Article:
The fact of the matter is, that mankind has already gone as far as capitalism can allow it to, but history and humanity move forward regardless. This was the decisive factor discovered by Marx and analyzed further by Lenin and Trotsky, is the contradiction that lies at the core of permanent revolution today. Where the bourgeoisie tries its best to drag back humanity to levels where it can keep its power and privileges, the proletariat tries to push on ahead, breaking the shackles which bind it to the dead and moribund past. Thus, it is that the democratic struggle today, is no longer a bourgeois democratic struggle, but comes as an intrinsic part of the socialist revolution. If we fail to realize this, then we are doomed to fall, and by that I mean fall to the lowest depths of barbarism. World war 1 and 2 and even the calamity in Iraq show clearly what kind of future capitalism has in store for us, if we allow it to continue. Therefore, the question posed before us is short and simple, but brutal, “Socialism or Barbarism”.

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Lenin’s May Day Leaflet

 

The Workers Holiday — May First

Comrades! Let us look carefully into the conditions of our life; let us observe that environment wherein we pass our days. What do we see? We work hard; we create unlimited wealth, gold and rich fabrics, brocade and velvet; we dig iron and coal from the bowels of the earth; we build machines, ships, castles, railways. All the wealth of the world is created by our hands, is obtained by our sweat and blood. And what reward do we receive for our hard labor? In justice we should live in fine houses, wear good clothing, and in any case not want for our daily bread. But we all know very well that our wages scarcely suffice for a bare existence. Our bosses lower the wage-rates, force us to work over-time, unjustly fine us. In a word, they oppress us in every way, and, in case of dissatisfaction on our part, they promptly discharge us. We time and time again discover that those to whom we turn for protection are friends and lackeys of our bosses. We, the workers are kept in ignorance, education is denied us, that we may not learn to struggle to improve our conditions. They hold us in bondage, discharge us on the slightest pretext, arrest and exile anyone offering resistance to oppression, forbid us to struggle. Ignorance and bondage — these are the means by which the capitalists and the Government, always at their service, keep us in subjection.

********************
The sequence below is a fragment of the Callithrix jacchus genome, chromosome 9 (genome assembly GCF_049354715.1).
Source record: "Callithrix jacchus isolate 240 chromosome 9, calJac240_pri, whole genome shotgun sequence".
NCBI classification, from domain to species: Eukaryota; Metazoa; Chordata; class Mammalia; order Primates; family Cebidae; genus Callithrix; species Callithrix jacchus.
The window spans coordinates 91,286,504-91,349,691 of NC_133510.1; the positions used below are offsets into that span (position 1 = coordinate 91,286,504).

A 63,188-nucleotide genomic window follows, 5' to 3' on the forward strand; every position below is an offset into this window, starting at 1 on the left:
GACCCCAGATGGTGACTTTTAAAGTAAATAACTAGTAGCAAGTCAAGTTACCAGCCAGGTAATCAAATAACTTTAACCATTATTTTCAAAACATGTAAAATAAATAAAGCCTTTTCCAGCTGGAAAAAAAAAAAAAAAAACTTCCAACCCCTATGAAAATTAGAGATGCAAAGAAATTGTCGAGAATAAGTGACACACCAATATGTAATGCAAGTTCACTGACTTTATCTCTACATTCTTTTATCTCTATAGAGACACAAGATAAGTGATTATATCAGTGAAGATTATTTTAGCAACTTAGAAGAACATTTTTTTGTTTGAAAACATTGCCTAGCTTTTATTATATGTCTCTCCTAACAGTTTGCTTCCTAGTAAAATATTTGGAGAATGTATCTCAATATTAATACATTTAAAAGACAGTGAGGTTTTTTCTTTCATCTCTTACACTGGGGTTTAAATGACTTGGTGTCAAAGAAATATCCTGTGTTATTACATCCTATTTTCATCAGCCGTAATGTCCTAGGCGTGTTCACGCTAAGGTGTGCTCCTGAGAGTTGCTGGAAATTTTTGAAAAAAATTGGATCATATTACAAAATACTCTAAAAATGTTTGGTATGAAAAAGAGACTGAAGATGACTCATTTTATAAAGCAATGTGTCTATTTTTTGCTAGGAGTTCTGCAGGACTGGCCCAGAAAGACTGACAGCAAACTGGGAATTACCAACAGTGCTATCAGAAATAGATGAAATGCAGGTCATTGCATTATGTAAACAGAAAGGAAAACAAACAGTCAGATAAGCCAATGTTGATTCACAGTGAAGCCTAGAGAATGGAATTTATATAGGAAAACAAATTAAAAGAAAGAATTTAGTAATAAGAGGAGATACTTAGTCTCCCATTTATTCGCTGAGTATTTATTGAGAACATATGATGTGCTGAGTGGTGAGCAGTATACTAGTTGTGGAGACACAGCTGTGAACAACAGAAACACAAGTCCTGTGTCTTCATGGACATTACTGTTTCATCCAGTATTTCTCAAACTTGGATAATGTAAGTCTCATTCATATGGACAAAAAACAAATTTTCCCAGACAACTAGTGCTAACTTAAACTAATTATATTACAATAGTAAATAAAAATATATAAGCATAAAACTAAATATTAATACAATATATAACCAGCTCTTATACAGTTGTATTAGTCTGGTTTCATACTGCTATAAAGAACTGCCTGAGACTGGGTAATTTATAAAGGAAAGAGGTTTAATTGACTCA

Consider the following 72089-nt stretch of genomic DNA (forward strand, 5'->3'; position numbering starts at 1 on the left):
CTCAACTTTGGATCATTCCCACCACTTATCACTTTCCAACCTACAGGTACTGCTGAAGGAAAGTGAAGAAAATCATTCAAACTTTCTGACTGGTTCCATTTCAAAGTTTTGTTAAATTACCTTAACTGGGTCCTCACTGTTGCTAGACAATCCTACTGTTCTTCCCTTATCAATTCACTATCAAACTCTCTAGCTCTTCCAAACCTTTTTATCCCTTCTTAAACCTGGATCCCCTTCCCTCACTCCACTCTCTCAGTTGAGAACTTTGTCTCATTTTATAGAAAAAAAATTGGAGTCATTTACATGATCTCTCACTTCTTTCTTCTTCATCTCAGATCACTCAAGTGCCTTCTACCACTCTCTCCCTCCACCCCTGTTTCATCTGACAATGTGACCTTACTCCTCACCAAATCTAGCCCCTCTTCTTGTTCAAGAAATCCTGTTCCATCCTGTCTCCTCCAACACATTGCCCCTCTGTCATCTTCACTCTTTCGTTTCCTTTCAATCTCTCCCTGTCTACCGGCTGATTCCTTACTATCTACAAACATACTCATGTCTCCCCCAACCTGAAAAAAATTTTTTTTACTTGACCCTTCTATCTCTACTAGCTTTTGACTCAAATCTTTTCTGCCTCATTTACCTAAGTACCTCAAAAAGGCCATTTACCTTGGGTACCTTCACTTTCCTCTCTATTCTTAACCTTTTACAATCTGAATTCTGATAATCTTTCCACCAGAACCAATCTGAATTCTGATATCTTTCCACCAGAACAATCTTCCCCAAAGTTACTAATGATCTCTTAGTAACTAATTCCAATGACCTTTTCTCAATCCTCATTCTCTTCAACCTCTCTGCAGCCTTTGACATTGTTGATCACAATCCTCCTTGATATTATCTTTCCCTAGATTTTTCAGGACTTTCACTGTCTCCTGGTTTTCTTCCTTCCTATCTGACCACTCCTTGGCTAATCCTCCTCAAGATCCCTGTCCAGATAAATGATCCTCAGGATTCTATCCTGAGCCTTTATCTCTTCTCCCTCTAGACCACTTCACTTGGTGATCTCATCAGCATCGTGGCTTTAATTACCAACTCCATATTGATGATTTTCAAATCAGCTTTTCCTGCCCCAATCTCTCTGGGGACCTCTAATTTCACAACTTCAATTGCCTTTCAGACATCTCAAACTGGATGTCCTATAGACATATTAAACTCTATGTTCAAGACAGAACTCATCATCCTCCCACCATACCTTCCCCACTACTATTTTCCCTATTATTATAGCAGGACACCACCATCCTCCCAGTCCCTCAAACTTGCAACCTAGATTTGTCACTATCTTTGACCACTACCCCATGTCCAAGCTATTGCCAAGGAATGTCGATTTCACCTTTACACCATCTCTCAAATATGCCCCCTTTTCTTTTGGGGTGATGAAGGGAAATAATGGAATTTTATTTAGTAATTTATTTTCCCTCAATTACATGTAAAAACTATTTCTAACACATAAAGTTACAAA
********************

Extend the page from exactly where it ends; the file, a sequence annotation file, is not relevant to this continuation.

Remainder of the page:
What means do we have to improve our conditions, to raise our wages, to shorten our working day, to protect ourselves from abuse, to read intelligent and useful books Everybody is against us — the bosses (since the worse off we are, the better they live), and all their lackeys, all those who live off the bounty of the capitalists and who, at their bidding, keep us in ignorance and bandage. We can look to no one for aid; we can rely only upon ourselves. Our strength lies in union; our salvation in united, stubborn, and energetic resistance to our exploiters. They have long understood wherein lay our strength, and have attempted in all manner of ways to keep us divided, and not to let us understand that we workers have interests in common. They cut wages, not everybody’s at once, but one at a time. They put foremen over us, they introduce piece work; and, laughing up their sleeves at how we workers toil at our work, lower our wages little by little. But it’s a long lane that has no turning. There is a limit to endurance. During the past year the Russian workers have shown their bosses that slavish submission can be transformed into the staunch courage of men who will not submit to the insolence of capitalists greedy for unpaid labor.

In various towns strikes have broken out; in Yaroslavl, Taikovo, Ivanovo-Voznesensk, Belostok, Vilna, Minsk, Kiev, Moscow and other towns. The majority of the strikes ended successfully for the workers, but even unsuccessful strikes are only apparently unsuccessful. In reality they frighten the bosses terribly, cause them great losses, and force them to grant concessions for fear of a new strike. The factory inspectors also begin to get busy and notice the beams in the capitalists’ eyes. They are blind until their eyes are opened by the workers calling a strike. When in fact do the factory inspectors notice mismanagement in the factories of such influential personages as Mr. Tornton or the stockholders of the Putilov factory.